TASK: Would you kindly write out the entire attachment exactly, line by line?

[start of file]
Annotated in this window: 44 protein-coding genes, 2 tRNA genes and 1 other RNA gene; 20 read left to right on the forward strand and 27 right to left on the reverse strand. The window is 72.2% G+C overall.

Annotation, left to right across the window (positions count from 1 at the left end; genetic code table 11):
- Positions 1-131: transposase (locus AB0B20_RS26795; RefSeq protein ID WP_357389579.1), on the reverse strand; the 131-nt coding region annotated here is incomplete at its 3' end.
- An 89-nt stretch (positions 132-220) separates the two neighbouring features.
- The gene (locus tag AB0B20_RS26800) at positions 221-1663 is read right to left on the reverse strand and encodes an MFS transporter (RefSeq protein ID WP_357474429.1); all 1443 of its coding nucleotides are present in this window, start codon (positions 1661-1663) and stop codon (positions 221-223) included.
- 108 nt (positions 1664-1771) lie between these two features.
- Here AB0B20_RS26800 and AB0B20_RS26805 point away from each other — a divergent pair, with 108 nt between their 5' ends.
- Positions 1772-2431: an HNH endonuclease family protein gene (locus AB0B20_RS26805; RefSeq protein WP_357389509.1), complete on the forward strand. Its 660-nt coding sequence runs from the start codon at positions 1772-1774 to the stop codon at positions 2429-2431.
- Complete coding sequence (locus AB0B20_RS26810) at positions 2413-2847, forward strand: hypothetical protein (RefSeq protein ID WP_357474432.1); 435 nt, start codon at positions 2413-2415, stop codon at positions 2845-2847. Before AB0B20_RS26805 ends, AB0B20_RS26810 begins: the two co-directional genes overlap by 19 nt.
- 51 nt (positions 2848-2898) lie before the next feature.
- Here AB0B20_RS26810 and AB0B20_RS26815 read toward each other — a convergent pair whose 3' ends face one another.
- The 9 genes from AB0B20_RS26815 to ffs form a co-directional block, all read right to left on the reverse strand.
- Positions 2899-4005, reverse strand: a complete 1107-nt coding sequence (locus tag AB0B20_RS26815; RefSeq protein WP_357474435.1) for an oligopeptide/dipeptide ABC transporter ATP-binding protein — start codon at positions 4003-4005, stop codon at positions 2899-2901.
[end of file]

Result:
Annotated in this window: 44 protein-coding genes, 2 tRNA genes and 1 other RNA gene; 20 read left to right on the forward strand and 27 right to left on the reverse strand. The window is 72.2% G+C overall.

Annotation, left to right across the window (positions count from 1 at the left end; genetic code table 11):
- Positions 1-131: transposase (locus AB0B20_RS26795; RefSeq protein ID WP_357389579.1), on the reverse strand; the 131-nt coding region annotated here is incomplete at its 3' end.
- An 89-nt stretch (positions 132-220) separates the two neighbouring features.
- The gene (locus tag AB0B20_RS26800) at positions 221-1663 is read right to left on the reverse strand and encodes an MFS transporter (RefSeq protein ID WP_357474429.1); all 1443 of its coding nucleotides are present in this window, start codon (positions 1661-1663) and stop codon (positions 221-223) included.
- 108 nt (positions 1664-1771) lie between these two features.
- Here AB0B20_RS26800 and AB0B20_RS26805 point away from each other — a divergent pair, with 108 nt between their 5' ends.
- Positions 1772-2431: an HNH endonuclease family protein gene (locus AB0B20_RS26805; RefSeq protein WP_357389509.1), complete on the forward strand. Its 660-nt coding sequence runs from the start codon at positions 1772-1774 to the stop codon at positions 2429-2431.
- Complete coding sequence (locus AB0B20_RS26810) at positions 2413-2847, forward strand: hypothetical protein (RefSeq protein ID WP_357474432.1); 435 nt, start codon at positions 2413-2415, stop codon at positions 2845-2847. Before AB0B20_RS26805 ends, AB0B20_RS26810 begins: the two co-directional genes overlap by 19 nt.
- 51 nt (positions 2848-2898) lie before the next feature.
- Here AB0B20_RS26810 and AB0B20_RS26815 read toward each other — a convergent pair whose 3' ends face one another.
- The 9 genes from AB0B20_RS26815 to ffs form a co-directional block, all read right to left on the reverse strand.
- Positions 2899-4005, reverse strand: a complete 1107-nt coding sequence (locus tag AB0B20_RS26815; RefSeq protein WP_357474435.1) for an oligopeptide/dipeptide ABC transporter ATP-binding protein — start codon at positions 4003-4005, stop codon at positions 2899-2901.